Baby blue underlay … Swiss dotted lace … tuxedo ruffles … spaghetti straps … satin bow … ball gown skirt … and tiny buttons going down the front … I loved (and still love) that dress. As you can see from the very old photograph, I added the pearls and a lovely white rose (with baby blue ribbon and baby’s breath) corsage. Perfection - at least in my eyes! Every year, the Sundowners (my high school dance drill team) held a Presentation, a formal dinner/dance event to “present” the new officers and give out awards - think mini-prom with formal gowns, tuxedos, flowers, and even little programs at the tables (I still have ALL of mine of course). Usually I wore an old bridesmaid dress (and yes, I did wear a few again!), but for this year, my mom and dad were buying me a new dress. My “say yes to this dress” story began with visits to formal dress shops (and trust me, Houston is filled with these stores). After a long day of shopping, I found the dress. Just like the television show, I just knew it was the one! And just like the television show, the dress was WAY over my budget! But my mom loved the dress almost as much as I did, so she bought the dress on a payment plan - $80 down with monthly payments. I honestly don’t remember the exact cost of the dress (I think about $300), but I do remember the $80. Why? Because when we returned home with the dress in hand (no alterations needed - another sign that this dress was meant to be mine!), my dad asked how much we spent on the dress. My mom honestly answered, “We spent $80 today.” Note the word “today” and my mom’s subtle way of not sharing ALL of the information about the cost of the dress. And, realize that to this day, my dad still thinks that the dress cost $80. You see, my dad has never realistically understood how much women’s clothes and shoes and purses cost. He barely understood how much men’s clothes cost with the exception of a good suit every few years. My dad did not go shopping, so my mom purchased his clothes for him and returned things that didn’t fit. The process totally worked for my dad but led to his lack of knowledge about the cost of clothes. And that’s how we “got away with” my blue dress.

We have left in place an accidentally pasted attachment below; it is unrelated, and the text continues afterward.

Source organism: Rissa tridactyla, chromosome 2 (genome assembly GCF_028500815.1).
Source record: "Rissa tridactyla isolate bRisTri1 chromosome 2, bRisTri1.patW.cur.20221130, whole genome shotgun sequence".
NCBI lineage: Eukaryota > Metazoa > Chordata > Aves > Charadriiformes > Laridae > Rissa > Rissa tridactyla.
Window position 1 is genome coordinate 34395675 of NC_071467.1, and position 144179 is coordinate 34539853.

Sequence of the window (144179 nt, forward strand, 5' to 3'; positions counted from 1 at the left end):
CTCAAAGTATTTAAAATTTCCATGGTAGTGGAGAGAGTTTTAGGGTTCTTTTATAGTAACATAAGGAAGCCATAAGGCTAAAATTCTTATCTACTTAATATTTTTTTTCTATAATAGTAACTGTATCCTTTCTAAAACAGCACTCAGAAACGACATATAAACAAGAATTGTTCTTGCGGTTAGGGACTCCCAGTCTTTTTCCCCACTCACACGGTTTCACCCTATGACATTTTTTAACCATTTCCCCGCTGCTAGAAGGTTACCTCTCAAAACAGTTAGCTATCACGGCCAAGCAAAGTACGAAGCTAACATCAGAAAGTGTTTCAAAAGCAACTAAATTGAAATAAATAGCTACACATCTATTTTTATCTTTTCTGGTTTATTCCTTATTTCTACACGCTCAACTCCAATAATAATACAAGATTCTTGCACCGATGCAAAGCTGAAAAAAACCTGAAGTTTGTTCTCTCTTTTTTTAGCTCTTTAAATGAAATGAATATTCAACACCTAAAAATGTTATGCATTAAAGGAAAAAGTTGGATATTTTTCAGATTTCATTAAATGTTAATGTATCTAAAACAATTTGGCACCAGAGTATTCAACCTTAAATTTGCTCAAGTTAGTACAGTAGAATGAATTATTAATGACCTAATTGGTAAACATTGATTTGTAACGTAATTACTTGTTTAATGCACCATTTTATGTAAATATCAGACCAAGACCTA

So is today’s communication lesson about “getting away with” stuff or tricking others? Of course not! This blog is about realistic expectations with communication. In our ever-advancing-technology-based world, things change very quickly, and many times the “rules” are never outlined or shared causing misunderstandings and miscommunication. Many times, these different expectations occur generationally. Emailing became popular in the late 1990s followed closely by texting, so my generation (remember I’m old!) used phones (landlines not cellphones) and snail mail to communicate. We left messages on answering machines, and if necessary, faxed a document. See how things have changed? For the most part, I believe that we all (old and young) have embraced the changes - even my 82 year old mom emails and sends text messages (although she doesn’t understand how to backspace to make corrections so she just retypes the word again) - but we don’t all have the same expectations. At a recent communication training, one of the participants (a young up and coming salesman) shared concerns about text messaging and the delay or even lack of responses. For this young man, texting is the most effective and efficient communication method, but in this business setting, his communication expectations differed from those of his intended audience. How can we solve this issue? Easy, peasy! Respect all communication expectations by using a variety of communication methods. Pick up the phone and make that call. Craft that killer email and press send. Leave a voice message and don’t rely on someone seeing your number to return a call. And for goodness sake, check your voice messages often. Send a note through the office intermail or snail mail. Walk down the hall or make a trip to communicate face-to-face. And the best advice -- use a variety of these methods to discover what works best for each person and each situation. etc Strategies believes that using a variety of communication methods will meet a variety of communication expectations and produce more effective, productive, and efficient communication experiences with less misunderstandings. But one final note -- if you meet my dad, please don’t share my secret. He still thinks that dress cost $80!